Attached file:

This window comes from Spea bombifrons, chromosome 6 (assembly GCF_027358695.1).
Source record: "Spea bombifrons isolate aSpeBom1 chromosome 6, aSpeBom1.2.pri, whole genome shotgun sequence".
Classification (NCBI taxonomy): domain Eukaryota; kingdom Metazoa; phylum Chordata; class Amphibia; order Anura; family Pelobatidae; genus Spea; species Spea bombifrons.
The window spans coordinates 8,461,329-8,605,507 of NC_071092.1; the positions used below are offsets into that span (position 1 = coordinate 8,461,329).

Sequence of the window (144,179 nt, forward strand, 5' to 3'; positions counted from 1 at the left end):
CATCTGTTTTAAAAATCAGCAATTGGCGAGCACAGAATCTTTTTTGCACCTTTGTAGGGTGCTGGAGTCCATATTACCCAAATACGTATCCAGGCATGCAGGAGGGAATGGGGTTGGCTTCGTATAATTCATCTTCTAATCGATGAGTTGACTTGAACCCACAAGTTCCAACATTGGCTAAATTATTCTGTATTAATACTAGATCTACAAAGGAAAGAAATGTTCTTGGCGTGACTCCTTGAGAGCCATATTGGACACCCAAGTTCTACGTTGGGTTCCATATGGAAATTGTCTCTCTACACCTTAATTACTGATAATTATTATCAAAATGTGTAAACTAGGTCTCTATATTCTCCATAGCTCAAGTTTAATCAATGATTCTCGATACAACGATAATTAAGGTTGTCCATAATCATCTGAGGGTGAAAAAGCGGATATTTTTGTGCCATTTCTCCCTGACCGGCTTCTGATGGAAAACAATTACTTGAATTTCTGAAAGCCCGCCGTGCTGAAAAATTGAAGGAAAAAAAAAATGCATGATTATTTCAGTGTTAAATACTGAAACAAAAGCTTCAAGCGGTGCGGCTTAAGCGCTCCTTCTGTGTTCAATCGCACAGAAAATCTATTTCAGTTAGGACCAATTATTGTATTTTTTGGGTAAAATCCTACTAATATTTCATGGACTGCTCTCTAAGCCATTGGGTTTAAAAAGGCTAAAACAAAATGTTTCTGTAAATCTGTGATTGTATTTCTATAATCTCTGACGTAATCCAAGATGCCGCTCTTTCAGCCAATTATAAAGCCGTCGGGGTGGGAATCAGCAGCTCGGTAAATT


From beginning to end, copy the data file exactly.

This window comes from Spea bombifrons, chromosome 6 (assembly GCF_027358695.1).
Source record: "Spea bombifrons isolate aSpeBom1 chromosome 6, aSpeBom1.2.pri, whole genome shotgun sequence".
Classification (NCBI taxonomy): domain Eukaryota; kingdom Metazoa; phylum Chordata; class Amphibia; order Anura; family Pelobatidae; genus Spea; species Spea bombifrons.
The window spans coordinates 8,461,329-8,605,507 of NC_071092.1; the positions used below are offsets into that span (position 1 = coordinate 8,461,329).

Sequence of the window (144,179 nt, forward strand, 5' to 3'; positions counted from 1 at the left end):
CATCTGTTTTAAAAATCAGCAATTGGCGAGCACAGAATCTTTTTTGCACCTTTGTAGGGTGCTGGAGTCCATATTACCCAAATACGTATCCAGGCATGCAGGAGGGAATGGGGTTGGCTTCGTATAATTCATCTTCTAATCGATGAGTTGACTTGAACCCACAAGTTCCAACATTGGCTAAATTATTCTGTATTAATACTAGATCTACAAAGGAAAGAAATGTTCTTGGCGTGACTCCTTGAGAGCCATATTGGACACCCAAGTTCTACGTTGGGTTCCATATGGAAATTGTCTCTCTACACCTTAATTACTGATAATTATTATCAAAATGTGTAAACTAGGTCTCTATATTCTCCATAGCTCAAGTTTAATCAATGATTCTCGATACAACGATAATTAAGGTTGTCCATAATCATCTGAGGGTGAAAAAGCGGATATTTTTGTGCCATTTCTCCCTGACCGGCTTCTGATGGAAAACAATTACTTGAATTTCTGAAAGCCCGCCGTGCTGAAAAATTGAAGGAAAAAAAAAATGCATGATTATTTCAGTGTTAAATACTGAAACAAAAGCTTCAAGCGGTGCGGCTTAAGCGCTCCTTCTGTGTTCAATCGCACAGAAAATCTATTTCAGTTAGGACCAATTATTGTATTTTTTGGGTAAAATCCTACTAATATTTCATGGACTGCTCTCTAAGCCATTGGGTTTAAAAAGGCTAAAACAAAATGTTTCTGTAAATCTGTGATTGTATTTCTATAATCTCTGACGTAATCCAAGATGCCGCTCTTTCAGCCAATTATAAAGCCGTCGGGGTGGGAATCAGCAGCTCGGTAAATT